Three-town Senior Center meeting provides dialogue, few concrete solutions

  • From left, Robert Manners, Sylvia Smith, Jackie Walsh, Tom Carter, Andrew Baker, Lindy Gougeon and Carl Satterfield listen during a meeting on a new Senior Center Wednesday night. Staff Photo/Maureen O’Reilly

  • Sylvia Smith (far left), Jackie Walsh (center left), and Andrew Baker (far right) listen as Tom Carter (center right) speaks about a new Senior Center on Wednesday night. Staff Photo/Maureen O’Reilly

  • Karen Blom (far left) speaks as (left to right) George “Larry” Langford, Zachary Turner, Barry Del Castilho, Todd Olanyk, Steve Gougeon, and Matthew Marchese listen during a meeting on a new Senior Center on Wednesday night. Staff Photo/Maureen O’Reilly

Published: 12/6/2019 6:03:51 PM
Modified: 12/6/2019 6:03:39 PM

SHELBURNE FALLS — Members of the selectboards and finance committees of Ashfield, Buckland and Shelburne met Wednesday to discuss the ownership model, financial model and location of a proposed Senior Center.

“My hope tonight is to take each of these pillars and talk among ourselves,” said Shelburne Selectboard Chair Matthew Marchese.

Who will be in charge?

The two-hour long meeting provided what some of its 16 participants viewed as much-needed dialogue, although strong conclusions remain elusive.

“We’re playing this, ‘What comes first, the chicken or the egg?’” Marchese remarked as the group discussed what should come first, deciding on an ownership model or finding a way to fund capital and future operating costs.

“I came away from (a September) meeting (thinking) that the joint, three-town model of ownership is (best),” chimed in Shelburne Selectboard member Andrew Baker. “It still leaves the question of management.”

“I would lean more toward a regional model,” added Buckland Selectboard Chair Zachary Turner, noting that there are many regional models nationwide.

“I think what’s really (complicated) about this big ball of yarn (is looking) at the ownership model without looking at the funding model,” said George “Larry” Langford, a member of the Buckland Finance Committee.

Throughout the evening, the role of contingency was brought up for funding, because each town’s government must secure municipal funding through a town vote.

Size and function

Participants brought up other concerns, like changing demographics, services offered and looking into a smaller Senior Center.

Many participants voiced concerns about how changing demographics — with the number of senior citizens expected to rise — may echo the bubbles of school-aged children the region saw decades ago, which prompted more school buildings, many of which now have greatly reduced student populations.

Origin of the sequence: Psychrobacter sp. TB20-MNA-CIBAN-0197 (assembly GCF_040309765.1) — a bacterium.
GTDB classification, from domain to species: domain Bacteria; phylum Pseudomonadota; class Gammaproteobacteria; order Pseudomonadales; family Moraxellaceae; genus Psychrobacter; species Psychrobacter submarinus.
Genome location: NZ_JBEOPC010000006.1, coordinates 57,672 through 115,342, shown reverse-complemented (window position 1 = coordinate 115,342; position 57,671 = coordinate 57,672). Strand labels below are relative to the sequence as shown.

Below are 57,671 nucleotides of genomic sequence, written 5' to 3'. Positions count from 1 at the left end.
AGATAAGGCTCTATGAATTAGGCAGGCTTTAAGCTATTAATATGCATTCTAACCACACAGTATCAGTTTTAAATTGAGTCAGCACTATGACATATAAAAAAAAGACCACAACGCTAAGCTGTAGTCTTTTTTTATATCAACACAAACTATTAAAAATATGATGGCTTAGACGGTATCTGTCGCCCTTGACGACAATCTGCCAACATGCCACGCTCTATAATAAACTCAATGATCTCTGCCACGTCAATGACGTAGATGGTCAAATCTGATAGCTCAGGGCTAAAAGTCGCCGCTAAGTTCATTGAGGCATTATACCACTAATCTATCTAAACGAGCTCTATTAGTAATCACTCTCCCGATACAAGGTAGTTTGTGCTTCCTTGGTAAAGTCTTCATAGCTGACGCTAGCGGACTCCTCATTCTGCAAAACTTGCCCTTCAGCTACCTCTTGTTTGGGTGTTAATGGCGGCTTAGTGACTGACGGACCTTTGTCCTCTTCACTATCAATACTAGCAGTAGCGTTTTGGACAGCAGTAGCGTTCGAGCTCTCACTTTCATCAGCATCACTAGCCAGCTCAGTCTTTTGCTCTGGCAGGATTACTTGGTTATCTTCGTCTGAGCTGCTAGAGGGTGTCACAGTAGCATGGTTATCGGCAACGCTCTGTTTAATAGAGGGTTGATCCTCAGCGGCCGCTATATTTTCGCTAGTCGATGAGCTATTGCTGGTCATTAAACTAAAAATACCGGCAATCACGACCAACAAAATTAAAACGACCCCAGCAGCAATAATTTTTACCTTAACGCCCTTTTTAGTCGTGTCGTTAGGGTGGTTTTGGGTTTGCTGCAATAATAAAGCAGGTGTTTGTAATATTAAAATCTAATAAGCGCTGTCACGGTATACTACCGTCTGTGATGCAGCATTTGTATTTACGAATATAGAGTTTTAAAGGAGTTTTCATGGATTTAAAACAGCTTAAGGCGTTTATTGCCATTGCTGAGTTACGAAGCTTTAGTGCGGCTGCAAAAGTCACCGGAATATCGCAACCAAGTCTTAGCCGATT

For this reason, Shelburne Finance Committee member Deborah Andrews said she wants to see a new Senior Center have the ability to have other uses.

Buckland Selectboard member Barry Del Castilho said he wants to see plans for a smaller Senior Center; current plans offered by Jones Whitsett Architects are for an 8,200 square-foot location.

Ashfield Finance Committee member Carl Satterfield argued that a larger building would mean more programs, and, hopefully, increased participation.

Immediate problems and next steps

For Shelburne Selectboard member Robert Manners, though, the three towns are putting “the cart before the horse.”

“Why aren’t we fixing the immediate problems?” Manners asked, like updating the bathrooms at the current Senior Center, which only has one bathroom.

“Because that’s not the question that was presented to us,” Turner said.

Many participants agreed with Manners that bathroom issues should be addressed, given the years before a new Senior Center will be ready; however, no one leaped at the idea given that there would be costs associated with renovating a building that may be vacated if the Senior Center is built elsewhere.

Senior Center Expansion Committee Chair Sylvia Smith told the town officials that the committee is looking at a consultant company, Project Planning Professionals, to coordinate further steps for the proposed Senior Center. The floor was yielded to Daniel Pallotta of Project Planning Professionals for brief remarks.

“I hear people trying not to go far (into the project),” Pallotta said, of hearing the participants speak back and forth. “I’d like to see you start with an agreement,” he said, adding, “I think we can help.”

Seeking Ashfield feedback

One question on the minds of Buckland and Shelburne representatives was how Ashfield and its residents felt about a proposed new Senior Center. Ashfield Selectboard member Steven Gougeon provided an update from two meetings this fall: one on Nov. 18 where residents heard about the proposed options for the Senior Center and gave feedback, and a public forum on senior services on Sept. 16.

“We’re obviously the town farthest away. What we heard a lot (on Sept. 16) was not necessarily (a need) for a brick-and-mortar Senior Center,” Gougeon said, adding that Ashfield residents voiced interest for funding in-town services, like health, wellness and support to age in place.

“This isn’t withdrawing from the Senior Center,” said Gougeon, a sentiment reiterated throughout the dialogue by Gougeon and his fellow Selectboard members.

Reach Maureen O’Reilly at or at 413-772-0261, ext. 280.

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